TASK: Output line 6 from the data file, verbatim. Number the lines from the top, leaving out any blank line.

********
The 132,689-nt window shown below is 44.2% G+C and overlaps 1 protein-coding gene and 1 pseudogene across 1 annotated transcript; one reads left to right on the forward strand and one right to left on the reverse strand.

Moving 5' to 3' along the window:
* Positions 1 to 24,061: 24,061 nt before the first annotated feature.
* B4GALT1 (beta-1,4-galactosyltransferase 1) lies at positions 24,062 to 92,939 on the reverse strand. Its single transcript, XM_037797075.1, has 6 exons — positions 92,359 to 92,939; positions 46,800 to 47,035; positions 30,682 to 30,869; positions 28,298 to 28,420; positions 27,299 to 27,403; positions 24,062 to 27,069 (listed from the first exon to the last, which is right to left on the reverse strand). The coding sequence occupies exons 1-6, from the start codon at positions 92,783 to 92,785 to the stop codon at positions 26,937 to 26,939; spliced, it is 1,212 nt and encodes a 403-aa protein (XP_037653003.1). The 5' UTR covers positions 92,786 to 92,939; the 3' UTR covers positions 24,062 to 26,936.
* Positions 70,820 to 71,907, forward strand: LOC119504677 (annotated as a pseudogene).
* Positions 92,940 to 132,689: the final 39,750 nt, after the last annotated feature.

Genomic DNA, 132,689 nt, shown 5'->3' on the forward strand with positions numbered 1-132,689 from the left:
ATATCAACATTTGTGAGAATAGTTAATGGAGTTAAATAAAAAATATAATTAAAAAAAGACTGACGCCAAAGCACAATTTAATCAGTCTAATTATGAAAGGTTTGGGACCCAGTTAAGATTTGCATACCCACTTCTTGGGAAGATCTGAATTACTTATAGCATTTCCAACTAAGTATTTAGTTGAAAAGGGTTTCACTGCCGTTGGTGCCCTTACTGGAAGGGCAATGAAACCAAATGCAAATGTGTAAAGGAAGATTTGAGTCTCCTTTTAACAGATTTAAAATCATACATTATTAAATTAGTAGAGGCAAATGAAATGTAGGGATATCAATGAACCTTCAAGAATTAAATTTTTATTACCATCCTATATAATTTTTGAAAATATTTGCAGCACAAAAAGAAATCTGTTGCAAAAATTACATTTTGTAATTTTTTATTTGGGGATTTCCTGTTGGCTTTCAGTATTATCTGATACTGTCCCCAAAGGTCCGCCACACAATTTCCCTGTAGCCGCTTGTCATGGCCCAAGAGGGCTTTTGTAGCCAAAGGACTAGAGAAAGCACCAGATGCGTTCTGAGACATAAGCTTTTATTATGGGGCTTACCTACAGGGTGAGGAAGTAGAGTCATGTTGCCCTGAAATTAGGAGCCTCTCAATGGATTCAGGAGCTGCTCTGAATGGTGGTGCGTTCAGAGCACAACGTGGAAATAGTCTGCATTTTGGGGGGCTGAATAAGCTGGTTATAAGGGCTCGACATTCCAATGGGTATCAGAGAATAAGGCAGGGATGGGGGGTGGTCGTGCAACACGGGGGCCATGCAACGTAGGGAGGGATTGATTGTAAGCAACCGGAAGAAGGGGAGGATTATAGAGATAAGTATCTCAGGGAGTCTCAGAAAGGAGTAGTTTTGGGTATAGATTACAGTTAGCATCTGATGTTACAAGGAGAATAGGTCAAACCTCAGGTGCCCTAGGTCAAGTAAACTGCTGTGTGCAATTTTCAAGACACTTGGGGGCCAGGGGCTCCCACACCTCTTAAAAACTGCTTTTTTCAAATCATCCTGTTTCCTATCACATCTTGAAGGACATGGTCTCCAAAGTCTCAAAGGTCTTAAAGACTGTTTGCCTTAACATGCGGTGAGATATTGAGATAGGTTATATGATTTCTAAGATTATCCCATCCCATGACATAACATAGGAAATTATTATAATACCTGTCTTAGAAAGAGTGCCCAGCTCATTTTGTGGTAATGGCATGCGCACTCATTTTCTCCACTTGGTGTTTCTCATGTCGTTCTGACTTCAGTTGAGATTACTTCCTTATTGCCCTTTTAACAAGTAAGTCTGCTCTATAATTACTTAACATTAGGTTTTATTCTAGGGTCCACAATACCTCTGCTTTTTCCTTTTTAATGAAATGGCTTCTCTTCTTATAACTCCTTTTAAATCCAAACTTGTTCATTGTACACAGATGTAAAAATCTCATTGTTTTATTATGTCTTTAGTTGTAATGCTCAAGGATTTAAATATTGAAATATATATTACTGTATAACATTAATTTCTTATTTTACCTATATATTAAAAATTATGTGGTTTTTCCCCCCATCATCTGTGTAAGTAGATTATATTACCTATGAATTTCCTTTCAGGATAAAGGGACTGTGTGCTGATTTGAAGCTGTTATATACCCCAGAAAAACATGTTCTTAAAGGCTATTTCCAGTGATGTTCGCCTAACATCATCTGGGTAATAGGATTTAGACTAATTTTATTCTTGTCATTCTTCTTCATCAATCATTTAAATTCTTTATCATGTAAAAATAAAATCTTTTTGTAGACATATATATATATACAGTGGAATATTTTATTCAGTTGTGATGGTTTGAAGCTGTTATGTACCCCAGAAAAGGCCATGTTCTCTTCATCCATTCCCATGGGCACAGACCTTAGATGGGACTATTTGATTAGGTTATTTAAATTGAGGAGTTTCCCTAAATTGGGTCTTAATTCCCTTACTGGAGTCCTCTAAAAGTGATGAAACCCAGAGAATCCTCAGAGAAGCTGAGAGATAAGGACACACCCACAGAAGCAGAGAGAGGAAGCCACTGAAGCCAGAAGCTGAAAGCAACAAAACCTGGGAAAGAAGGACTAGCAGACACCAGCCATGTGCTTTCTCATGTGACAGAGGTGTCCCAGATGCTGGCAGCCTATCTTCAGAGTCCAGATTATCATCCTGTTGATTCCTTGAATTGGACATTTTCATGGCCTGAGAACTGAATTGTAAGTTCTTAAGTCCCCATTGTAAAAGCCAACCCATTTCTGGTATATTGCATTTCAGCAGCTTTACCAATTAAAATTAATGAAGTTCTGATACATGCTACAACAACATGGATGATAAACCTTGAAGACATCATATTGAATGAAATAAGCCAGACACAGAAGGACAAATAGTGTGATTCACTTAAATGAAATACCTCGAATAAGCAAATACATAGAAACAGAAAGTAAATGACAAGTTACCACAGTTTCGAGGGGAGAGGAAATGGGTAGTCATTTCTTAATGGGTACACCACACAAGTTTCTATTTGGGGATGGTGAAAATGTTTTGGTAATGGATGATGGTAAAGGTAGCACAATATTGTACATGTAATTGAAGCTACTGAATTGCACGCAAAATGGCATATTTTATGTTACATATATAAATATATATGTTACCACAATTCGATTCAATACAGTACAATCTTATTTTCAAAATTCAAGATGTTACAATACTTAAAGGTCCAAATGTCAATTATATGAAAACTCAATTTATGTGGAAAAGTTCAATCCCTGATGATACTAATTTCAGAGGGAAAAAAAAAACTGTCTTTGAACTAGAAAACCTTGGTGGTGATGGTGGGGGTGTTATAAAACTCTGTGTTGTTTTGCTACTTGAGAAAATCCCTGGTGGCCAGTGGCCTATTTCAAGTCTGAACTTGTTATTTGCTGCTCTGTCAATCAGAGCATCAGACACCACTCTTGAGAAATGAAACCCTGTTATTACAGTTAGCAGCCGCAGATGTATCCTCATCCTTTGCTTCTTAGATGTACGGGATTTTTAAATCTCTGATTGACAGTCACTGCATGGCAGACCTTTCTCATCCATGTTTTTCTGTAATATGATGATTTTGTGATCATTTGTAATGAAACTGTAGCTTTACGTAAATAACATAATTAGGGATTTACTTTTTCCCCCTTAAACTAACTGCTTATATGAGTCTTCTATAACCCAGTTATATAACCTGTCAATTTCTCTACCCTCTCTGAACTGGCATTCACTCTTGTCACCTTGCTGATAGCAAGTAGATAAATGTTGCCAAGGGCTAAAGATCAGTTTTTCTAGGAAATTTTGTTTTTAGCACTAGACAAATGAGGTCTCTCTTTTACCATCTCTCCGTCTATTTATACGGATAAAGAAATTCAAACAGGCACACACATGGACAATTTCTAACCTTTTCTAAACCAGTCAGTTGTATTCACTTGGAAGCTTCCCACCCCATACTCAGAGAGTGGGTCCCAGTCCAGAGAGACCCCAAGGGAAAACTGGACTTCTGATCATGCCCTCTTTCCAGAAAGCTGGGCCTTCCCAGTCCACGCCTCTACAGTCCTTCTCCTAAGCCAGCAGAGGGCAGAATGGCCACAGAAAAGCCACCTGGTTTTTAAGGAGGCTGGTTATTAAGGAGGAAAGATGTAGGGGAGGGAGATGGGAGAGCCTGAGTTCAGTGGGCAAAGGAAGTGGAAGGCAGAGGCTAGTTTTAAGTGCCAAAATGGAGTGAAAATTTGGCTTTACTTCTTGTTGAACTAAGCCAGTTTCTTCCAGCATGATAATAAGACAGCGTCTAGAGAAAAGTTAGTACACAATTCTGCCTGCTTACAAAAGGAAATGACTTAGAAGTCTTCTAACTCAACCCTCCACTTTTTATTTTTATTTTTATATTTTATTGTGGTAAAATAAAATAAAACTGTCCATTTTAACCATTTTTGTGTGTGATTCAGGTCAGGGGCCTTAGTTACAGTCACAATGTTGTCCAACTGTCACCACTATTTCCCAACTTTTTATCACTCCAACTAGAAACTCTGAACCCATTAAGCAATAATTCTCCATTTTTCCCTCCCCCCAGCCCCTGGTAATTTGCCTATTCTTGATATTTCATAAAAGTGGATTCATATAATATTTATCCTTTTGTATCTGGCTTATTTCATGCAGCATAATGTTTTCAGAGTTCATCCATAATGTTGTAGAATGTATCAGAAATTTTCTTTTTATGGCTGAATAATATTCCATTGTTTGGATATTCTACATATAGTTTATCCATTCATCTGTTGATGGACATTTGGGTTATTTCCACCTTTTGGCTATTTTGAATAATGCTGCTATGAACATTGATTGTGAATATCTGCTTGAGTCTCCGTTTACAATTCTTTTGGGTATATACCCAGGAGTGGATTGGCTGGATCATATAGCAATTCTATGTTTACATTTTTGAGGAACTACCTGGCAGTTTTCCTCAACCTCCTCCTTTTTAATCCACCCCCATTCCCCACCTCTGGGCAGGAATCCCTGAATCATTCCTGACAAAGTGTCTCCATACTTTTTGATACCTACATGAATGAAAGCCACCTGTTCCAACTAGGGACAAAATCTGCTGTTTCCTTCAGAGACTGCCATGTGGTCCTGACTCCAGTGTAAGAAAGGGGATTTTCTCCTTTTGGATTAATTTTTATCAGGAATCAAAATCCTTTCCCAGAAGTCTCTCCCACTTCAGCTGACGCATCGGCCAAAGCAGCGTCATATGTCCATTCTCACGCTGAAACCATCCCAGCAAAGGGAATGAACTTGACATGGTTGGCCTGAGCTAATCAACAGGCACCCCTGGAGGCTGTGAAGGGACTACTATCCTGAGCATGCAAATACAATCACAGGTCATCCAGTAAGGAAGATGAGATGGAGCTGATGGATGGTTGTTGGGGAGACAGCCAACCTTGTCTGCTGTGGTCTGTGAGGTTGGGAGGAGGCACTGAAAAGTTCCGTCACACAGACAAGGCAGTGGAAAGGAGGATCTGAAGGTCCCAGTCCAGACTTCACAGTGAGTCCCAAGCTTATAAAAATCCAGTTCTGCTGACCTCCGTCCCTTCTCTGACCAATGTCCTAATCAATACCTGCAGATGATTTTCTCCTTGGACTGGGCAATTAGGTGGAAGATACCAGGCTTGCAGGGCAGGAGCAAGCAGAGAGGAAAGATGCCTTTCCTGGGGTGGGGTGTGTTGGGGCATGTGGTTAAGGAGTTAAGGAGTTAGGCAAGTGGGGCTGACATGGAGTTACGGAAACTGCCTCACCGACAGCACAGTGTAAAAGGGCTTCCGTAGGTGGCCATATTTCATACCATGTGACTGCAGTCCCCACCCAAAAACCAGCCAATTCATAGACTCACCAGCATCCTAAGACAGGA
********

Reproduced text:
* Positions 92,940 to 132,689: the final 39,750 nt, after the last annotated feature.